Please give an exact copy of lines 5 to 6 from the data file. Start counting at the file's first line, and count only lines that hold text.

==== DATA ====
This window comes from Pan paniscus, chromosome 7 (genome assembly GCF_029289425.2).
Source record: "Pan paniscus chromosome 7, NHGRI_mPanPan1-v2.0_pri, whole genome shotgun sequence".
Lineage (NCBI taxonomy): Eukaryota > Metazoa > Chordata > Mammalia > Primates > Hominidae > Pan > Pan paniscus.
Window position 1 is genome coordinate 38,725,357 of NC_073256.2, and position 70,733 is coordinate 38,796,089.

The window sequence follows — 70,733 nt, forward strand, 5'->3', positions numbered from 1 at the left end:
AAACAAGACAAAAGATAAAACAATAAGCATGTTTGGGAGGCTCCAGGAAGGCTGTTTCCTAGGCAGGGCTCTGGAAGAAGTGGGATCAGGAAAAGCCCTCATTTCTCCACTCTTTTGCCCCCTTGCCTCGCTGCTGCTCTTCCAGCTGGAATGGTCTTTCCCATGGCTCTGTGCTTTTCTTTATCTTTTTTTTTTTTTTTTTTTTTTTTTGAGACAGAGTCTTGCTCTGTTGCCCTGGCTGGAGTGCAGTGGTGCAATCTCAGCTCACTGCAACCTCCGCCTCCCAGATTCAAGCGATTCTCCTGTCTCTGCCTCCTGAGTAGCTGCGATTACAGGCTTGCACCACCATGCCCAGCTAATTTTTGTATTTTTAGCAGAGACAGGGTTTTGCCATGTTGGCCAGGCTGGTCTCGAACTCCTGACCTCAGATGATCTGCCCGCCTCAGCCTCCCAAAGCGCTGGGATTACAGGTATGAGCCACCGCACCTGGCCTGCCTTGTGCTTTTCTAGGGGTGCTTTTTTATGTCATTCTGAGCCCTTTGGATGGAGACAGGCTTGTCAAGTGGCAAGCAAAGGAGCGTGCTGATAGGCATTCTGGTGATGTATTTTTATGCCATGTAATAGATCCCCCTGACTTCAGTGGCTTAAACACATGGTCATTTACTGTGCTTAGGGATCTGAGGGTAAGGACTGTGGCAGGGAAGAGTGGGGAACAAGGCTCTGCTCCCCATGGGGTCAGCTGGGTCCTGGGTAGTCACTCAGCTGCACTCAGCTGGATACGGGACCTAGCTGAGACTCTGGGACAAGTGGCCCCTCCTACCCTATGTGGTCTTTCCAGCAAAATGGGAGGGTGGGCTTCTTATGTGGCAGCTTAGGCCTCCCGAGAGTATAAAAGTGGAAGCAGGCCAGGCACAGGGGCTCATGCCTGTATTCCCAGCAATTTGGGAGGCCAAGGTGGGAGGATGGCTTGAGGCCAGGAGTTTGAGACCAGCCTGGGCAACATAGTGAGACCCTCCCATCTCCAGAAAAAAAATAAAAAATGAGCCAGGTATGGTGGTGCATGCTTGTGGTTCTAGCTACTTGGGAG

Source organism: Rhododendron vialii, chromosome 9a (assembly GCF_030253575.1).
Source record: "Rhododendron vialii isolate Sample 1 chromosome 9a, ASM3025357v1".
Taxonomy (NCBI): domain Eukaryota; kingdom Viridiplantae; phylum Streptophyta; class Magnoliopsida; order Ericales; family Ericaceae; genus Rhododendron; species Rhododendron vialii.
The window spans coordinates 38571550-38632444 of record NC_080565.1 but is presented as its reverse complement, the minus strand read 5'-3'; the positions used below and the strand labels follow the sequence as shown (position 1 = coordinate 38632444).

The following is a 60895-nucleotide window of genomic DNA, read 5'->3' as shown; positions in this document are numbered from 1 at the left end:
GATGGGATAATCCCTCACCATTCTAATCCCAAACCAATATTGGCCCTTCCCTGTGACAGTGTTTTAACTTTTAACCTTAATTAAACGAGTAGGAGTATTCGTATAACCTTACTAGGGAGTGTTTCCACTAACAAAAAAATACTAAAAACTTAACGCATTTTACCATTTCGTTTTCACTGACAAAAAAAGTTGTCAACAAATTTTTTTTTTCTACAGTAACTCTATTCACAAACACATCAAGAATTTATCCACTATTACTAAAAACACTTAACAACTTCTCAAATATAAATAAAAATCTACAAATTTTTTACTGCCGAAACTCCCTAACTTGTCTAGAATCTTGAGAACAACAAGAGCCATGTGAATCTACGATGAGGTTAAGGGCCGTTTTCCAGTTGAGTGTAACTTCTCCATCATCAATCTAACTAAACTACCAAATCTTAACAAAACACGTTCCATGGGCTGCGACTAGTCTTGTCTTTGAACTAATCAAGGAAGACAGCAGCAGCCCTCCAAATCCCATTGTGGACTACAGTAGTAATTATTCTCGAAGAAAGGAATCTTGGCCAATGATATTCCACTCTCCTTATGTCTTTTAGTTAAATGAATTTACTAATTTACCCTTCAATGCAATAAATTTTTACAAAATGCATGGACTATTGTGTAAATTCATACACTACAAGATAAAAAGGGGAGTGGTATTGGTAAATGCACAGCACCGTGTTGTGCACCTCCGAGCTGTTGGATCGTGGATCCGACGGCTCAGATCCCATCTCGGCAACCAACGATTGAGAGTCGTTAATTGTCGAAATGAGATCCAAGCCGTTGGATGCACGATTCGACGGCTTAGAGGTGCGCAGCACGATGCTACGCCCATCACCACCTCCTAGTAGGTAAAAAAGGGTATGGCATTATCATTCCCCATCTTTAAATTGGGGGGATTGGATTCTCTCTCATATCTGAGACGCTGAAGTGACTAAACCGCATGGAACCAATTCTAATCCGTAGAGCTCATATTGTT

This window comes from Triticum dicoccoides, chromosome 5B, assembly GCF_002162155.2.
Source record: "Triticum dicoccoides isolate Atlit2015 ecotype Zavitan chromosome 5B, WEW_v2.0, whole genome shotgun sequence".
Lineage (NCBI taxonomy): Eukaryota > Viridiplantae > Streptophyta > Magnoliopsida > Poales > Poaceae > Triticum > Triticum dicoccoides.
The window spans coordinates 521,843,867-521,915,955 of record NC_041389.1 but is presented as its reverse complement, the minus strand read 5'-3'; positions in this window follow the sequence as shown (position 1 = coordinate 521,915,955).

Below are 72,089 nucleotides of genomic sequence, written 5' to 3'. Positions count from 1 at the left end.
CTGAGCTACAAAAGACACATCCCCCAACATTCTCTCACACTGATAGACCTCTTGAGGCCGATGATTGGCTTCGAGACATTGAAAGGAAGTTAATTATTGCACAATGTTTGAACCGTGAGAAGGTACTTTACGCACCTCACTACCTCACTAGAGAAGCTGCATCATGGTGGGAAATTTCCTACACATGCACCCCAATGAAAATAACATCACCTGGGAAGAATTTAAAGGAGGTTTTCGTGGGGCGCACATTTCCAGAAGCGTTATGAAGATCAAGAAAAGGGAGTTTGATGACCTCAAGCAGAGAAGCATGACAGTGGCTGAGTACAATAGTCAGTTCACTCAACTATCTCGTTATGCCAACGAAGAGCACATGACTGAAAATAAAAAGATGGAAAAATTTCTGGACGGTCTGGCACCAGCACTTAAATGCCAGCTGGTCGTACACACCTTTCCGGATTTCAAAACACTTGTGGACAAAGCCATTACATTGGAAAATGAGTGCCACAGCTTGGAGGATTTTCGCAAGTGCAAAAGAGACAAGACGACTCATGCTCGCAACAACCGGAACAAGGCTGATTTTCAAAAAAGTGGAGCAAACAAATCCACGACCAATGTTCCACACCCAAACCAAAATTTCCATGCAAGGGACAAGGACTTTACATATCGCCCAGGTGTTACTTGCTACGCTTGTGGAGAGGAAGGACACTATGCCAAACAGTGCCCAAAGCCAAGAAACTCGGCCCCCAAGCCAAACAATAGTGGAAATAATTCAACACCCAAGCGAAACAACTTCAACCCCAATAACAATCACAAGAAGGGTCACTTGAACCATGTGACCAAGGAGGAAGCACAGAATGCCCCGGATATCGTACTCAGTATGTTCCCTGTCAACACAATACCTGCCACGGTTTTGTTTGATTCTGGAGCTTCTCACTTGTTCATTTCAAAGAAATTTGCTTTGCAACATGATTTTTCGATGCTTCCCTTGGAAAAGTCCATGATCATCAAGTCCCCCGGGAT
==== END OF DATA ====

The window sequence follows — 70,733 nt, forward strand, 5'->3', positions numbered from 1 at the left end:
AAACAAGACAAAAGATAAAACAATAAGCATGTTTGGGAGGCTCCAGGAAGGCTGTTTCCTAGGCAGGGCTCTGGAAGAAGTGGGATCAGGAAAAGCCCTCATTTCTCCACTCTTTTGCCCCCTTGCCTCGCTGCTGCTCTTCCAGCTGGAATGGTCTTTCCCATGGCTCTGTGCTTTTCTTTATCTTTTTTTTTTTTTTTTTTTTTTTTTGAGACAGAGTCTTGCTCTGTTGCCCTGGCTGGAGTGCAGTGGTGCAATCTCAGCTCACTGCAACCTCCGCCTCCCAGATTCAAGCGATTCTCCTGTCTCTGCCTCCTGAGTAGCTGCGATTACAGGCTTGCACCACCATGCCCAGCTAATTTTTGTATTTTTAGCAGAGACAGGGTTTTGCCATGTTGGCCAGGCTGGTCTCGAACTCCTGACCTCAGATGATCTGCCCGCCTCAGCCTCCCAAAGCGCTGGGATTACAGGTATGAGCCACCGCACCTGGCCTGCCTTGTGCTTTTCTAGGGGTGCTTTTTTATGTCATTCTGAGCCCTTTGGATGGAGACAGGCTTGTCAAGTGGCAAGCAAAGGAGCGTGCTGATAGGCATTCTGGTGATGTATTTTTATGCCATGTAATAGATCCCCCTGACTTCAGTGGCTTAAACACATGGTCATTTACTGTGCTTAGGGATCTGAGGGTAAGGACTGTGGCAGGGAAGAGTGGGGAACAAGGCTCTGCTCCCCATGGGGTCAGCTGGGTCCTGGGTAGTCACTCAGCTGCACTCAGCTGGATACGGGACCTAGCTGAGACTCTGGGACAAGTGGCCCCTCCTACCCTATGTGGTCTTTCCAGCAAAATGGGAGGGTGGGCTTCTTATGTGGCAGCTTAGGCCTCCCGAGAGTATAAAAGTGGAAGCAGGCCAGGCACAGGGGCTCATGCCTGTATTCCCAGCAATTTGGGAGGCCAAGGTGGGAGGATGGCTTGAGGCCAGGAGTTTGAGACCAGCCTGGGCAACATAGTGAGACCCTCCCATCTCCAGAAAAAAAATAAAAAATGAGCCAGGTATGGTGGTGCATGCTTGTGGTTCTAGCTACTTGGGAG